Sharing the Coast Guard’s story

En route to the Canadian Coast Guard – U.S. Coast Guard Summit. U.S. Coast Guard photo created using Instagram.

En route to the Canadian Coast Guard – U.S. Coast Guard Summit. U.S. Coast Guard photo created using Instagram.

Written by Coast Guard Commandant Adm. Paul Zukunft.

Coast Guard men and women have placed Service before self for 224 years; humble service is in their DNA. Yet, throughout two centuries of service to the Nation, there have been scores of advocates to help tell their story; one of the most intrepid was Ellsworth P. Bertholf.

Now, Bertholf wasn’t your average storyteller. In 1897, more than 200 American whalers were in danger of starving after their vessels had become trapped within 19 degrees of the North Pole. Bertholf was part of the relief party that went on a four-month, 1,600-mile journey in to rescue the whalers.

With Coast Guard veteran Jack Hamlin and other Legion of Honor awardees after a ceremony at Utah Beach. U.S. Coast Guard photo created using Instagram.

With Coast Guard veteran Jack Hamlin and other Legion of Honor awardees after a ceremony at Utah Beach. U.S. Coast Guard photo created using Instagram.

The word “epic” has been used to describe the rescue – President William McKinley himself described it as a “great journey” through “a barren waste of ice and snow” – but it was his role following this mission – that of storyteller – that caught my attention.

Bertholf was confirmed as the Captain-Commandant of the Revenue Cutter Service on June 15, 1911. Just five months later, a presidential report was released recommending the dissolution of the Revenue Cutter Service. In addition, the U.S. Life-Saving Service was scheduled for transfer to a different department.

No sooner had Bertholf taken the helm than he was thrust into a battle to save his service.

As lifesavers and cuttermen were hard at work in life-saving stations and at sea, Bertholf went to work in Washington. He spoke passionately about the missions of his service, conveying the value it brought to the Nation. He spoke to the administration, Congress and citizens about his vision of a Coast Guard as we have come to know it today – a military, multi-mission, maritime service.

He may have been tenacious in Alaska, but Bertholf was even more so in Washington D.C. His determination led to the merger of the Revenue Cutter Service and the U.S. Life-Saving Service to form the present day United States Coast Guard; Bertholf was named the first Commandant.

Bertholf understood the need to convey the value of the Coast Guard to the American public and our national leadership. Even in the early 1900s, he knew that those who saved lives, patrolled our waters and protected the sea and those who sailed on it, did so in silence. They served humbly. So, he told their story.

In my role as Commandant, following in Bertholf’s footsteps, I intend to do the same. Bertholf may have had an edge in storytelling, but I also have an advantage – social media.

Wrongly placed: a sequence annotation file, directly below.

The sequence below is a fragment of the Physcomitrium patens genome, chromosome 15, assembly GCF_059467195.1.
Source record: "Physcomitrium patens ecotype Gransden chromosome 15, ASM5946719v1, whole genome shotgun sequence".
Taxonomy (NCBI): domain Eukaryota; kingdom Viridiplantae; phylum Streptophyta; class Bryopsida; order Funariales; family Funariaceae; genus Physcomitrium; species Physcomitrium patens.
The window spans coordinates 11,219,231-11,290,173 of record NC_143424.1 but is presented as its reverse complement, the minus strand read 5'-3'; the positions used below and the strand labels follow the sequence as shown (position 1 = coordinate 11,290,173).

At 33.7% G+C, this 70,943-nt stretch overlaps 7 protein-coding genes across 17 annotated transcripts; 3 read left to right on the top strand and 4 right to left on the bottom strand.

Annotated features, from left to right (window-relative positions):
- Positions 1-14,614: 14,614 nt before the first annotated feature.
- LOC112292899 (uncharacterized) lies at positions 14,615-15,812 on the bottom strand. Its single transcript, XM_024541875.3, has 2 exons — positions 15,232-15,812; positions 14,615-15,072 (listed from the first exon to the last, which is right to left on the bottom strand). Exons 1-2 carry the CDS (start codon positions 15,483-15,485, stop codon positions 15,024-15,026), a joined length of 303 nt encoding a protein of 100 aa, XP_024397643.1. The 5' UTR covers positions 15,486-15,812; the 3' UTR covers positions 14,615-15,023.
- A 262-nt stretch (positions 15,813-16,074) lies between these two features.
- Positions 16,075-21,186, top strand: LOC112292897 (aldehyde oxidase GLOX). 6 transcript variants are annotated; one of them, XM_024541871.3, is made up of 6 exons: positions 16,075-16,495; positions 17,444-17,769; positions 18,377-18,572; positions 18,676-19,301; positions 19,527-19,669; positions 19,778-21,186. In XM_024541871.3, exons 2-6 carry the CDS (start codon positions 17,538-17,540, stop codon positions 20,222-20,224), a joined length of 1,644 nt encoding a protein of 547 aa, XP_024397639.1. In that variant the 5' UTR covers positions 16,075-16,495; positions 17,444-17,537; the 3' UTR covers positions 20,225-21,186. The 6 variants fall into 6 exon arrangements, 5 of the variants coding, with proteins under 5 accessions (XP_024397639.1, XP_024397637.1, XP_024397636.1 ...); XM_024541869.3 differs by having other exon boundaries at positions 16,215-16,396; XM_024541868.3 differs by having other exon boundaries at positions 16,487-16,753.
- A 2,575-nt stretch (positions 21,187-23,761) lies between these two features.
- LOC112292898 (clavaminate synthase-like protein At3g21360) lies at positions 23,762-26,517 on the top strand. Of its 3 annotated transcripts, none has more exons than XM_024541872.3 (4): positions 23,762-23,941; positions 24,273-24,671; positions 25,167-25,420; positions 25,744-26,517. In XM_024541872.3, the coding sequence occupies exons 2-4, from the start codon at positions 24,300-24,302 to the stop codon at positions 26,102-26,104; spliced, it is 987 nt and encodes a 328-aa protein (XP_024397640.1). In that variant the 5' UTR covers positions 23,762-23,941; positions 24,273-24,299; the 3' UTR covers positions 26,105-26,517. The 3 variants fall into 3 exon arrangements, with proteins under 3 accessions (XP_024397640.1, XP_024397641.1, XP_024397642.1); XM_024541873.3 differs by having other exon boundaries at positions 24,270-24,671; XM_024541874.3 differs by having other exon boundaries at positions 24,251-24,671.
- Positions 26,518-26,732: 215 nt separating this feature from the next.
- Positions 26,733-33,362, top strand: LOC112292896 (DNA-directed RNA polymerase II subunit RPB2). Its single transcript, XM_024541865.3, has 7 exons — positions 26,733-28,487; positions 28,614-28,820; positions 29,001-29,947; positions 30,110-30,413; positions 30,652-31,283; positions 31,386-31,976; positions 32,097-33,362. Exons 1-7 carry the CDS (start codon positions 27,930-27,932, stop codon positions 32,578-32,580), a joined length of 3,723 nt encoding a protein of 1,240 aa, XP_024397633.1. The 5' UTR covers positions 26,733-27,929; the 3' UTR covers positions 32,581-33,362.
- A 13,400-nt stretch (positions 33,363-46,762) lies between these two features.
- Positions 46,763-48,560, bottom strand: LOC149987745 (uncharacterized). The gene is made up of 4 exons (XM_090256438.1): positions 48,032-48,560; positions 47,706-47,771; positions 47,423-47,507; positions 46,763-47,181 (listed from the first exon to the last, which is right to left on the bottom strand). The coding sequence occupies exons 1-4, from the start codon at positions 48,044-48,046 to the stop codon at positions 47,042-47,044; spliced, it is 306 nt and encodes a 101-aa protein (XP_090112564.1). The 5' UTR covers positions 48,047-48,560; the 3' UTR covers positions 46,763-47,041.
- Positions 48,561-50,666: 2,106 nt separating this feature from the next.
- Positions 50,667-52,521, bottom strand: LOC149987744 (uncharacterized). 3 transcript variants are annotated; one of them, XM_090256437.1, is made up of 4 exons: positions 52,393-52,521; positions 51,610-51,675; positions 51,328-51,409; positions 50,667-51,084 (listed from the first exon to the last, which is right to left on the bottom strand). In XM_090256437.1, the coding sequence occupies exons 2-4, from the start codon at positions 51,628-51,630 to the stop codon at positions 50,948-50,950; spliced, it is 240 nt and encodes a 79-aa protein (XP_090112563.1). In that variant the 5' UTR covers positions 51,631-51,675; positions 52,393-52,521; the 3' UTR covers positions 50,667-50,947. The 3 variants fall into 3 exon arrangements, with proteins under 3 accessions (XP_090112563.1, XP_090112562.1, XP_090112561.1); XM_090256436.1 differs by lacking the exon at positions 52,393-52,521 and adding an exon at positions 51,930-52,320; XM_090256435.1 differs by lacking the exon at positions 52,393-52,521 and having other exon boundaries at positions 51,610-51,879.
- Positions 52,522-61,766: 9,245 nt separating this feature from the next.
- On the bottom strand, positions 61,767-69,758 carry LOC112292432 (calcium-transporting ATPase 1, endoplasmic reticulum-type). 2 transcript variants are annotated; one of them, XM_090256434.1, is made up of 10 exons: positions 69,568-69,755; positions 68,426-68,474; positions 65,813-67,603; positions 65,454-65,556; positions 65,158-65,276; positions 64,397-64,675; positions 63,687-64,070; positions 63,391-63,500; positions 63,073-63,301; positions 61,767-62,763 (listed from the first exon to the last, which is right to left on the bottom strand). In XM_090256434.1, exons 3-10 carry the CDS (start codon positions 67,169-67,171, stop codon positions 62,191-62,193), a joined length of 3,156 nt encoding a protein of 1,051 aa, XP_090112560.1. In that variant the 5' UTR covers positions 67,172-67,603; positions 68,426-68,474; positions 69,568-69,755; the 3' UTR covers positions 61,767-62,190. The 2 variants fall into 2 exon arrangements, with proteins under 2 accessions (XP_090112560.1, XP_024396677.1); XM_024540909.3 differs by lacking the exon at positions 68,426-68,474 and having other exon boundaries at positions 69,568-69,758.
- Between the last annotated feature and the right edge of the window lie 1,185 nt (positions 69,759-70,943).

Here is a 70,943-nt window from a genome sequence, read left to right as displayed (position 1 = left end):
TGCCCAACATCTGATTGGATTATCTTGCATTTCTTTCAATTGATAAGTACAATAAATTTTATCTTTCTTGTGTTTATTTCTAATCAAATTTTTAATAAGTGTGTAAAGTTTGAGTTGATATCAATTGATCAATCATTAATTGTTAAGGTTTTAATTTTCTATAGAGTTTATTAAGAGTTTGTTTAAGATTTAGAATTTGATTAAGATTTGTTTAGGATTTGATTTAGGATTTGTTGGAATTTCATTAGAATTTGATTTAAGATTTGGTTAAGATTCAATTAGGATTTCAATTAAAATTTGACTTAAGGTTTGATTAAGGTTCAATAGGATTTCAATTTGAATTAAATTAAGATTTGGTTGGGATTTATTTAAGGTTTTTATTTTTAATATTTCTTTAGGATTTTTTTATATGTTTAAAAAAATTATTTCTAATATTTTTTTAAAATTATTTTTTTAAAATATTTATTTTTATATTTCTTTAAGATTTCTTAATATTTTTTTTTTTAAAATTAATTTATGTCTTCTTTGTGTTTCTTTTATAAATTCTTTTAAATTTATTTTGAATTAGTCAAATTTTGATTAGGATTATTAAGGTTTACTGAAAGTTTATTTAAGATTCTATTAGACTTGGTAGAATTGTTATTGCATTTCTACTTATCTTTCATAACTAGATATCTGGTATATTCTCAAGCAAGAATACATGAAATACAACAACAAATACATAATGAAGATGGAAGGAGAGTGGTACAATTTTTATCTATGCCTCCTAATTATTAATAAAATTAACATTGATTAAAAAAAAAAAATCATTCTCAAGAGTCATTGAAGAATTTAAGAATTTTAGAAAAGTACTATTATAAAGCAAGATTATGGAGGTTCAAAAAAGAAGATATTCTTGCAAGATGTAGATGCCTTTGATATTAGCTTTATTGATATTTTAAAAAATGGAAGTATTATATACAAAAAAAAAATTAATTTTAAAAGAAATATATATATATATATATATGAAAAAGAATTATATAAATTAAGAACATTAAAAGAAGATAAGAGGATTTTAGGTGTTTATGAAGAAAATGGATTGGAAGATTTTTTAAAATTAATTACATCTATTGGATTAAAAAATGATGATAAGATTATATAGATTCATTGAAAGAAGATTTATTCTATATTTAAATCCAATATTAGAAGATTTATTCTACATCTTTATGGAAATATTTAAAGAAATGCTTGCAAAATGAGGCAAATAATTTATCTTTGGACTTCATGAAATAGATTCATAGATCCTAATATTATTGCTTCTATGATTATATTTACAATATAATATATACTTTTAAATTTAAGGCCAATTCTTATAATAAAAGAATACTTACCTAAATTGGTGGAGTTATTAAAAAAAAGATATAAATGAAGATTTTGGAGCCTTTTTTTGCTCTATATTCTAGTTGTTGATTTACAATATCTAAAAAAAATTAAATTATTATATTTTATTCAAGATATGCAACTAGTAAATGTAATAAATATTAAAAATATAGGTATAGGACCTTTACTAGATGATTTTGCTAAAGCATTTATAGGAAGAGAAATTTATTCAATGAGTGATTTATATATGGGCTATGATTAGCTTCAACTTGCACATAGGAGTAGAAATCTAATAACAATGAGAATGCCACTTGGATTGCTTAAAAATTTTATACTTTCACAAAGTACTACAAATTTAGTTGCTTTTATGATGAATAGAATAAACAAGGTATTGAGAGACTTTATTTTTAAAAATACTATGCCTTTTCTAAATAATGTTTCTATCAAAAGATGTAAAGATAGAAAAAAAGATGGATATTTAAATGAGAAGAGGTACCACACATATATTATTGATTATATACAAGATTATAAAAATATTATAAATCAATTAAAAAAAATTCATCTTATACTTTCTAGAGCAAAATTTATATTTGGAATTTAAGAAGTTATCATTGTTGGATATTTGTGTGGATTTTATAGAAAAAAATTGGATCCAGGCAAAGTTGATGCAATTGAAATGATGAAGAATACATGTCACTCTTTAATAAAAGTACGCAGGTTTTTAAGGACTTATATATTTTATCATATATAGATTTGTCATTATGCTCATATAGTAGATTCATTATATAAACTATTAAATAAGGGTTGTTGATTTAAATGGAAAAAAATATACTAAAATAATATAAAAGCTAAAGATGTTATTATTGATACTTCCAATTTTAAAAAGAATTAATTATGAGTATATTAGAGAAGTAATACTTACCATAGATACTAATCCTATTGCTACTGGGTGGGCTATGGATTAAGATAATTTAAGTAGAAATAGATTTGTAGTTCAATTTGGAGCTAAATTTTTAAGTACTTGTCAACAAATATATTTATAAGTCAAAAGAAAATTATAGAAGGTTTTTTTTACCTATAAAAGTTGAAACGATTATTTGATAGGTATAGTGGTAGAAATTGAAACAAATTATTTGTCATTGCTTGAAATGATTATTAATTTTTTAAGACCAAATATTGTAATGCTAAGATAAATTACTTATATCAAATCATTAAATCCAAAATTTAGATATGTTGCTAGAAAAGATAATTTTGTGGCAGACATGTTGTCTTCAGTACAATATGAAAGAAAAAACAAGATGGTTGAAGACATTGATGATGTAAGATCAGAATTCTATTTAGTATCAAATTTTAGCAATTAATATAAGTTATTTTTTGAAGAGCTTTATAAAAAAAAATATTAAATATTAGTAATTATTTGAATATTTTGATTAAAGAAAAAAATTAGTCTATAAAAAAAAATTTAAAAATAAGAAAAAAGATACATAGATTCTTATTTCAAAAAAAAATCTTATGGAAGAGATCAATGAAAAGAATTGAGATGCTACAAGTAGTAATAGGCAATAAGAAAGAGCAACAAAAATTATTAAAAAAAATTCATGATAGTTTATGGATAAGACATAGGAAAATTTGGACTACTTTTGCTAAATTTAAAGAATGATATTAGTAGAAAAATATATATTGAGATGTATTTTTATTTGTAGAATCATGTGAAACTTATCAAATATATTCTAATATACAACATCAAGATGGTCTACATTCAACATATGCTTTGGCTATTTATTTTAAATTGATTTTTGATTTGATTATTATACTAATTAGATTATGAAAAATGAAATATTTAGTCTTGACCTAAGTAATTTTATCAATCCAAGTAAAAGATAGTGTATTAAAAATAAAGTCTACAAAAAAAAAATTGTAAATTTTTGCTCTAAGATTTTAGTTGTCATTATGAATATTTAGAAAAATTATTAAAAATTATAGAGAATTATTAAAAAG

Social media has changed the way we connect with others, engage in conversations or share our mutual interests. Social media is part of our daily lives. To me, that means that social media is part of telling the Coast Guard’s story.

A video teleconference with Master Chief Petty Officer of the Coast Guard Steven Cantrell and 70 students from the Chief Petty Officer Academy. U.S. Coast Guard photo created using Instagram.

A video teleconference with Master Chief Petty Officer of the Coast Guard Steven Cantrell and 70 students from the Chief Petty Officer Academy. U.S. Coast Guard photo created using Instagram.h

Since my change of command, I have shared the many missions of the U.S. Coast Guard on Twitter and Instagram. Today I launched a Facebook page where I hope I can deepen my conversation with key stakeholders and partners. My leadership team – Vice Commandant of the Coast Guard Vice Adm. Peter Neffenger and Master Chief Petty Officer of the Coast Guard Steven Cantrell – will also be on Facebook and Twitter to communicate, share and engage.

We know that the way people take in and share information has changed, including the desire for real conversations at an individual and organizational level. Engaging on these social media sites will not only provide value to the Coast Guard but will also make us, as leaders, more aware.

Thirty-four of my 37 years in service have been in the field. Like all Coast Guard men and women, I know the feeling of completing a mission then barely having enough time to put over the brow and mooring lines before the next call comes. It’s what we do. But as Commandant, I will tell their story. Using Facebook, Twitter and Instagram I aim to share and engage what we do, who we are and how we serve.

As the Coast Guard’s 25th Commandant, I look forward to continuing in the spirit of the first Commandant as he shared the value of the Service he led to the Nation.

Editor’s note: You can find the Commandant on Facebook at Facebook.com/ADMZukunft. Engage with him on Twitter at Twitter.com/ADMZukunft and follow him on Instagram at Instagram.com/ADMZukunft. Check back on Monday for links to connect with Vice Adm. Neffenger and Master Chief Petty Officer of the Coast Guard Steven Cantrell.

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  • Mitchell T Kamlay

    Sir,
    This is an outstanding and inspiring story. One that will be shared on the USCGAUX Flotilla 20-19 9th Central Facebook page. Thank you.